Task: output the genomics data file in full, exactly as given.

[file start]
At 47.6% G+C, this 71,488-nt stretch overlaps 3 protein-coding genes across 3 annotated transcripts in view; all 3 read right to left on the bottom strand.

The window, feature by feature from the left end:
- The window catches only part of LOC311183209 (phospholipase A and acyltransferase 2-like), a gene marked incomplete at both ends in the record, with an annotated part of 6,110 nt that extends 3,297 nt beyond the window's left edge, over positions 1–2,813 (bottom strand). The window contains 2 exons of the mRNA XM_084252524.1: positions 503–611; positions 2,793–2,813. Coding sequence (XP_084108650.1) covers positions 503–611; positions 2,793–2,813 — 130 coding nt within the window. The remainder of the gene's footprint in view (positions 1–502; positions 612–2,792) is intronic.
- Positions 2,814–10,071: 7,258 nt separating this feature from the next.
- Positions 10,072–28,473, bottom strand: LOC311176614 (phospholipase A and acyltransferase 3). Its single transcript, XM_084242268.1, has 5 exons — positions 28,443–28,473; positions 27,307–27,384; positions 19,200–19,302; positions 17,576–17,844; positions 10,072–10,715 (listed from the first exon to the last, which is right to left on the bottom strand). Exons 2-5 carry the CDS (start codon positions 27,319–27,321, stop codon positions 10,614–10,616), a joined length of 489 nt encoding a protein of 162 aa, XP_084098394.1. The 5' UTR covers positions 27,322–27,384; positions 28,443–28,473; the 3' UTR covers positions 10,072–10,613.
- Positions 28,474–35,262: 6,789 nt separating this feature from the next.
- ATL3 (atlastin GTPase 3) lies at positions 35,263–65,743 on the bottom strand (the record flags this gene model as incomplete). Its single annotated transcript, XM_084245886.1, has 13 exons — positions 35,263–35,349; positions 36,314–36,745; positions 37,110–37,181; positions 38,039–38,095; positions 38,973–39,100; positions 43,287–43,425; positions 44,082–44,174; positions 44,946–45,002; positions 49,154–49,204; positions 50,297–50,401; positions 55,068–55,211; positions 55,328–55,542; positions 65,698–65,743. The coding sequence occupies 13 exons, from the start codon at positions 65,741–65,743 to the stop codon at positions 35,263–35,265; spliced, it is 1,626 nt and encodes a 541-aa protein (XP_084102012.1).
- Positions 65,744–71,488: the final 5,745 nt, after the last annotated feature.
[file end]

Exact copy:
At 47.6% G+C, this 71,488-nt stretch overlaps 3 protein-coding genes across 3 annotated transcripts in view; all 3 read right to left on the bottom strand.

The window, feature by feature from the left end:
- The window catches only part of LOC311183209 (phospholipase A and acyltransferase 2-like), a gene marked incomplete at both ends in the record, with an annotated part of 6,110 nt that extends 3,297 nt beyond the window's left edge, over positions 1–2,813 (bottom strand). The window contains 2 exons of the mRNA XM_084252524.1: positions 503–611; positions 2,793–2,813. Coding sequence (XP_084108650.1) covers positions 503–611; positions 2,793–2,813 — 130 coding nt within the window. The remainder of the gene's footprint in view (positions 1–502; positions 612–2,792) is intronic.
- Positions 2,814–10,071: 7,258 nt separating this feature from the next.
- Positions 10,072–28,473, bottom strand: LOC311176614 (phospholipase A and acyltransferase 3). Its single transcript, XM_084242268.1, has 5 exons — positions 28,443–28,473; positions 27,307–27,384; positions 19,200–19,302; positions 17,576–17,844; positions 10,072–10,715 (listed from the first exon to the last, which is right to left on the bottom strand). Exons 2-5 carry the CDS (start codon positions 27,319–27,321, stop codon positions 10,614–10,616), a joined length of 489 nt encoding a protein of 162 aa, XP_084098394.1. The 5' UTR covers positions 27,322–27,384; positions 28,443–28,473; the 3' UTR covers positions 10,072–10,613.
- Positions 28,474–35,262: 6,789 nt separating this feature from the next.
- ATL3 (atlastin GTPase 3) lies at positions 35,263–65,743 on the bottom strand (the record flags this gene model as incomplete). Its single annotated transcript, XM_084245886.1, has 13 exons — positions 35,263–35,349; positions 36,314–36,745; positions 37,110–37,181; positions 38,039–38,095; positions 38,973–39,100; positions 43,287–43,425; positions 44,082–44,174; positions 44,946–45,002; positions 49,154–49,204; positions 50,297–50,401; positions 55,068–55,211; positions 55,328–55,542; positions 65,698–65,743. The coding sequence occupies 13 exons, from the start codon at positions 65,741–65,743 to the stop codon at positions 35,263–35,265; spliced, it is 1,626 nt and encodes a 541-aa protein (XP_084102012.1).
- Positions 65,744–71,488: the final 5,745 nt, after the last annotated feature.